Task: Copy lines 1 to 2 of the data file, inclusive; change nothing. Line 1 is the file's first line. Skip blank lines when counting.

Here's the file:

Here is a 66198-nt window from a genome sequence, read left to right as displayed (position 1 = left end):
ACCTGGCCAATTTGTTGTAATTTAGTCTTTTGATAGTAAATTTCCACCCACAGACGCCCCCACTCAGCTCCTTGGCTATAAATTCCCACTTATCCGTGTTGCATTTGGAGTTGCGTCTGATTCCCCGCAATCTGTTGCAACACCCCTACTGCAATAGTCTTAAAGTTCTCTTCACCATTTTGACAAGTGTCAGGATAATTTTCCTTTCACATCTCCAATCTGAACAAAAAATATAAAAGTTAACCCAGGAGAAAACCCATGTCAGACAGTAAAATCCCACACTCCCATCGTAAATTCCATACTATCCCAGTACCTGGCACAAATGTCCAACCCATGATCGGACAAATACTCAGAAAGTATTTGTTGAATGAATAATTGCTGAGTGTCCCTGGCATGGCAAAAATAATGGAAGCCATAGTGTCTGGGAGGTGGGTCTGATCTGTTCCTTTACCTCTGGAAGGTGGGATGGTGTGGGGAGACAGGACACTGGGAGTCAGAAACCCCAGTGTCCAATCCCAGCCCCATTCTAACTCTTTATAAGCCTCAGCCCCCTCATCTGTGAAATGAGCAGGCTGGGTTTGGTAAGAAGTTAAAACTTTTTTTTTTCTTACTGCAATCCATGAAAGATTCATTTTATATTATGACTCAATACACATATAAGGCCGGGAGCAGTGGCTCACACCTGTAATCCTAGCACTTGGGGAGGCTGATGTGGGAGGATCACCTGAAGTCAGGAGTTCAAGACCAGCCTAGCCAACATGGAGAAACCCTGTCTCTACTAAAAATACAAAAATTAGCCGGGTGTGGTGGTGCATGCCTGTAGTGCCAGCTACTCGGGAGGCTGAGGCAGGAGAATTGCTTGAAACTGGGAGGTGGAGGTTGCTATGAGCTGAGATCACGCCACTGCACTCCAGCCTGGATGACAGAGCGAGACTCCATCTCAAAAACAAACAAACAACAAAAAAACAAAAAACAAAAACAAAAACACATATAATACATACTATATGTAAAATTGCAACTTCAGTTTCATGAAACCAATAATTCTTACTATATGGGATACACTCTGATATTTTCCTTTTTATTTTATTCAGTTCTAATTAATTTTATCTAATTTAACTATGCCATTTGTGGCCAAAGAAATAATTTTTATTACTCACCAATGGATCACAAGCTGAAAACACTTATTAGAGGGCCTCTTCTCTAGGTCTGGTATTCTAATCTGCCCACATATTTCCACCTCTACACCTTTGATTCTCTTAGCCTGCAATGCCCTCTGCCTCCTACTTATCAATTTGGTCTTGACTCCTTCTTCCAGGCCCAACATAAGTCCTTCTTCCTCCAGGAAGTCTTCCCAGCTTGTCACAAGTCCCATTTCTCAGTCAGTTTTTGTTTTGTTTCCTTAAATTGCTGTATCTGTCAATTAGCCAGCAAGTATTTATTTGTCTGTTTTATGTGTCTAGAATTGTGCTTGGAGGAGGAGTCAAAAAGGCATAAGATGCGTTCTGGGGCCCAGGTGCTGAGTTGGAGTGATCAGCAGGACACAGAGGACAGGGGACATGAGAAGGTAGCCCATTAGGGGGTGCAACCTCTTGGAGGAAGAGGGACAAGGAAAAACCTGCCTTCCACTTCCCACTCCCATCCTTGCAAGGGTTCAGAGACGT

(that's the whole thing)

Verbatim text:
Here is a 66198-nt window from a genome sequence, read left to right as displayed (position 1 = left end):
ACCTGGCCAATTTGTTGTAATTTAGTCTTTTGATAGTAAATTTCCACCCACAGACGCCCCCACTCAGCTCCTTGGCTATAAATTCCCACTTATCCGTGTTGCATTTGGAGTTGCGTCTGATTCCCCGCAATCTGTTGCAACACCCCTACTGCAATAGTCTTAAAGTTCTCTTCACCATTTTGACAAGTGTCAGGATAATTTTCCTTTCACATCTCCAATCTGAACAAAAAATATAAAAGTTAACCCAGGAGAAAACCCATGTCAGACAGTAAAATCCCACACTCCCATCGTAAATTCCATACTATCCCAGTACCTGGCACAAATGTCCAACCCATGATCGGACAAATACTCAGAAAGTATTTGTTGAATGAATAATTGCTGAGTGTCCCTGGCATGGCAAAAATAATGGAAGCCATAGTGTCTGGGAGGTGGGTCTGATCTGTTCCTTTACCTCTGGAAGGTGGGATGGTGTGGGGAGACAGGACACTGGGAGTCAGAAACCCCAGTGTCCAATCCCAGCCCCATTCTAACTCTTTATAAGCCTCAGCCCCCTCATCTGTGAAATGAGCAGGCTGGGTTTGGTAAGAAGTTAAAACTTTTTTTTTTCTTACTGCAATCCATGAAAGATTCATTTTATATTATGACTCAATACACATATAAGGCCGGGAGCAGTGGCTCACACCTGTAATCCTAGCACTTGGGGAGGCTGATGTGGGAGGATCACCTGAAGTCAGGAGTTCAAGACCAGCCTAGCCAACATGGAGAAACCCTGTCTCTACTAAAAATACAAAAATTAGCCGGGTGTGGTGGTGCATGCCTGTAGTGCCAGCTACTCGGGAGGCTGAGGCAGGAGAATTGCTTGAAACTGGGAGGTGGAGGTTGCTATGAGCTGAGATCACGCCACTGCACTCCAGCCTGGATGACAGAGCGAGACTCCATCTCAAAAACAAACAAACAACAAAAAAACAAAAAACAAAAACAAAAACACATATAATACATACTATATGTAAAATTGCAACTTCAGTTTCATGAAACCAATAATTCTTACTATATGGGATACACTCTGATATTTTCCTTTTTATTTTATTCAGTTCTAATTAATTTTATCTAATTTAACTATGCCATTTGTGGCCAAAGAAATAATTTTTATTACTCACCAATGGATCACAAGCTGAAAACACTTATTAGAGGGCCTCTTCTCTAGGTCTGGTATTCTAATCTGCCCACATATTTCCACCTCTACACCTTTGATTCTCTTAGCCTGCAATGCCCTCTGCCTCCTACTTATCAATTTGGTCTTGACTCCTTCTTCCAGGCCCAACATAAGTCCTTCTTCCTCCAGGAAGTCTTCCCAGCTTGTCACAAGTCCCATTTCTCAGTCAGTTTTTGTTTTGTTTCCTTAAATTGCTGTATCTGTCAATTAGCCAGCAAGTATTTATTTGTCTGTTTTATGTGTCTAGAATTGTGCTTGGAGGAGGAGTCAAAAAGGCATAAGATGCGTTCTGGGGCCCAGGTGCTGAGTTGGAGTGATCAGCAGGACACAGAGGACAGGGGACATGAGAAGGTAGCCCATTAGGGGGTGCAACCTCTTGGAGGAAGAGGGACAAGGAAAAACCTGCCTTCCACTTCCCACTCCCATCCTTGCAAGGGTTCAGAGACGT